That widowed Ukrainian engineer you just met on your favorite dating website? She's probably a scammer.
Scam dating profiles are more likely to say they are Catholic; from Nigeria, the Ukraine or the Philippines; widowed and have a doctoral degree—among other characteristics, according to new data compiled by the dating website SeekingArrangement.com. Romance scammers tug at the heartstrings or stroke the ego to get dating site users to send them money.
SeekingArrangement caters to a very specific type of relationship, but the lessons here should apply to other dating sites and even to other aspects of digital life, Leroy Velasquez, a SeekingArrangement spokesman, tells Popular Science. "Because of the fact that we do cater to wealthy demographic, we do get an influx of scammers," he says. But scammers act the same everywhere. "Your random spam email? It's a really crappy version of what a man or woman would get on a dating profile," he says.
SeekingArrangement got its latest stats from screening new profiles over 10 months. The profiles first go through automated screening software, which flags both traits in the profile, such as certain ethnicities, and things that aren't visible in the profile, such as certain IP addresses and even certain passwords that scammers seem to like more than other people. Then a person on staff looks through the flagged profiles and decides whom to ban, Velasquez says.
SeekingArrangement has banned 60,000 profiles in the last 10 months, or about 220 a day. Here's what they've found are the ingredients in the typical scam profile.
Scammers are mostly Catholic, or at least they say they are. Eighty-two percent of banned SeekingArrangement profiles say they're Catholic and religion was the most common trait among fraudulent accounts. Scammer talk a lot about spirituality in the messages they send, too. Velasquez thinks this helps them seem more moral and trustworthy.
Or maybe they really do identify as religious? Scammers are more likely than honest profiles to have passwords like "godisgood" or "lovinggod."
Look out for ladies
Seventy-one percent of scam profiles say they're female. (This may be specific to SeekingArrangement, where most of the wealthy "sugar daddy" users are straight men. The U.S. Federal Bureau of Investigation says the most common romance scam target is a woman over 40.)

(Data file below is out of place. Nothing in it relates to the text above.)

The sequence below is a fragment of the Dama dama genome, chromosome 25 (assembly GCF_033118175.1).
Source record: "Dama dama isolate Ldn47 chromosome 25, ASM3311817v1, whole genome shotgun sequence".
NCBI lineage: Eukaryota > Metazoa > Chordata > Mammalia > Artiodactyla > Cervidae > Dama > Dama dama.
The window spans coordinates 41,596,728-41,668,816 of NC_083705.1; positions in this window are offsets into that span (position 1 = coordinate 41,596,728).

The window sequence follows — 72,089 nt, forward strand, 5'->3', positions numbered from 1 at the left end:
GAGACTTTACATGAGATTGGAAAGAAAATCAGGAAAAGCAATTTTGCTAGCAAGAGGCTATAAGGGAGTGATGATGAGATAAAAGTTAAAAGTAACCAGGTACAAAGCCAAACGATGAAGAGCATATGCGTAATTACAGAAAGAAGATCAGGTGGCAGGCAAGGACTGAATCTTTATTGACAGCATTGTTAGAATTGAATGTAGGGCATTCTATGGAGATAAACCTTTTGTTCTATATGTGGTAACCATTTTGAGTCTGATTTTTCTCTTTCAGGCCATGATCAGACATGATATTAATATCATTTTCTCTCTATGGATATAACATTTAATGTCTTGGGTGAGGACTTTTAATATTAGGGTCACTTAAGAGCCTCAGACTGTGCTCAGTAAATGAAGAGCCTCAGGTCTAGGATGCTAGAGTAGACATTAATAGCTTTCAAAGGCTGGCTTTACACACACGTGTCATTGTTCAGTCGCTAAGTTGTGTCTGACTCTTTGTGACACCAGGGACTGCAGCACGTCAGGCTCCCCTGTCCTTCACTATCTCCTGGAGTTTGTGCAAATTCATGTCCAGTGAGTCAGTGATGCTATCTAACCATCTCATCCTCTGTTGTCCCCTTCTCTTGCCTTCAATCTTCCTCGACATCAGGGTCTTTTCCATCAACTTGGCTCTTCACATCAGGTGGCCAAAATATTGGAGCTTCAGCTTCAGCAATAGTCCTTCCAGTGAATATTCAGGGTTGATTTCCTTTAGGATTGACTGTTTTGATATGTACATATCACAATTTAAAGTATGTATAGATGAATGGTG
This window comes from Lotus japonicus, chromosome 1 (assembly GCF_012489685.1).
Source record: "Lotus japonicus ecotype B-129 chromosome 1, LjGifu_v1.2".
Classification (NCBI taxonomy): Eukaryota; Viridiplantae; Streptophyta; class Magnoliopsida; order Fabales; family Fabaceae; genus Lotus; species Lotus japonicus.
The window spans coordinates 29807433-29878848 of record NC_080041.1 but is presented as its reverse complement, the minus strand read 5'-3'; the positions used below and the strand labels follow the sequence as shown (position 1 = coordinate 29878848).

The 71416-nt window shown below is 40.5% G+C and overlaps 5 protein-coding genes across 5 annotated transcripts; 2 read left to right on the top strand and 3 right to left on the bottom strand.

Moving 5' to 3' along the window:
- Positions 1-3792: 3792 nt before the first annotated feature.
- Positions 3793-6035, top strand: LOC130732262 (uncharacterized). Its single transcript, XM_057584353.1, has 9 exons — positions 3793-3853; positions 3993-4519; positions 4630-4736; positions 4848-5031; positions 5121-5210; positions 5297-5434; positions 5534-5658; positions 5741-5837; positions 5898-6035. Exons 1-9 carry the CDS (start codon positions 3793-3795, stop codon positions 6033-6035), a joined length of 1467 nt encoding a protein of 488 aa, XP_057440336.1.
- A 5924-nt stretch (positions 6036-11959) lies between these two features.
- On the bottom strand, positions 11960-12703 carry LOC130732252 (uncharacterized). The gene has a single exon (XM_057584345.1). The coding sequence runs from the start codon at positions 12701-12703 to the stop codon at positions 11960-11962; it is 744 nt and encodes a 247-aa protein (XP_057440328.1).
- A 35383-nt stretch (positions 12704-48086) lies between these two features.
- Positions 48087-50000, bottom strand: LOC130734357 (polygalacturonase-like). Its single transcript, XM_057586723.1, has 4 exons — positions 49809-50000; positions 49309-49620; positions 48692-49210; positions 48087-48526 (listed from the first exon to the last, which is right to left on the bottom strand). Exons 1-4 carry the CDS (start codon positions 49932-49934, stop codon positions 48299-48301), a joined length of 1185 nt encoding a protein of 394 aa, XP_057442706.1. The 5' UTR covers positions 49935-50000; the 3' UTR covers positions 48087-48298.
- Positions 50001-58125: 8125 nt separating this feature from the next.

Sixty-three percent of scam profiles say they're widowers. "These men and women tug on your heartstrings," Velasquez says.
Thirty-seven percent of scam profiles say they have a graduate degree and 54 percent say they have doctorates.
SeekingArrangement has never found a fraudulent profile in which the person said he or she had a high school diploma and no bachelor's degree, Velasquez says.
Although American Indians make up less than 2 percent of the U.S. population, 36 percent of scam profiles say they're Native. Other popular races are mixed (19 percent) and other (17 percent). "They try to be a different race, something other than the usual, because it sounds more exotic," Velasquez says.
As a member of a race that's also exoticized… eww.
Just like spam in your email inbox, scam profiles most commonly come from Nigeria (28 percent). Other common countries of origin are the Ukraine (23 percent) and the Philippines (21 percent). Although these countries are well known for scams, scammers nevertheless will be honest in their profile about where they're located because automated screening software looks for discrepancies between stated locations and where people actually sign onto the site.
Twenty-six percent of scammers say they're engineers, 25 percent say they're royalty and 23 percent say they're self-employed. Saying they're self-employed makes them more difficult to fact-check by searching a corporate website, Velasquez says. And royalty have money they can send you, if you only give them your bank account information, while engineers may seem smart and thus trustworthy, Velasquez says.
If this helps anyone for the source of an email or junk email, right click on the mail prior to opening it, then click on properties, and then find the source IP of where the email came from.
Once you have the IP, enter it in this website or do a Google search for 'where is this 'enter ip number'.
Here is the website, below.
If they say they are in one place like Arkansas USA or and you find the email coming from China, Germany, Russia or somewhere Africa, your email source mostly like is a liar.
Enter IP number, and then click check for location.
It is quite disturbing that they know their users' passwords - that means they are storing them somewhere in plaintext. If I had an account on that site I would change the password and close it immediately.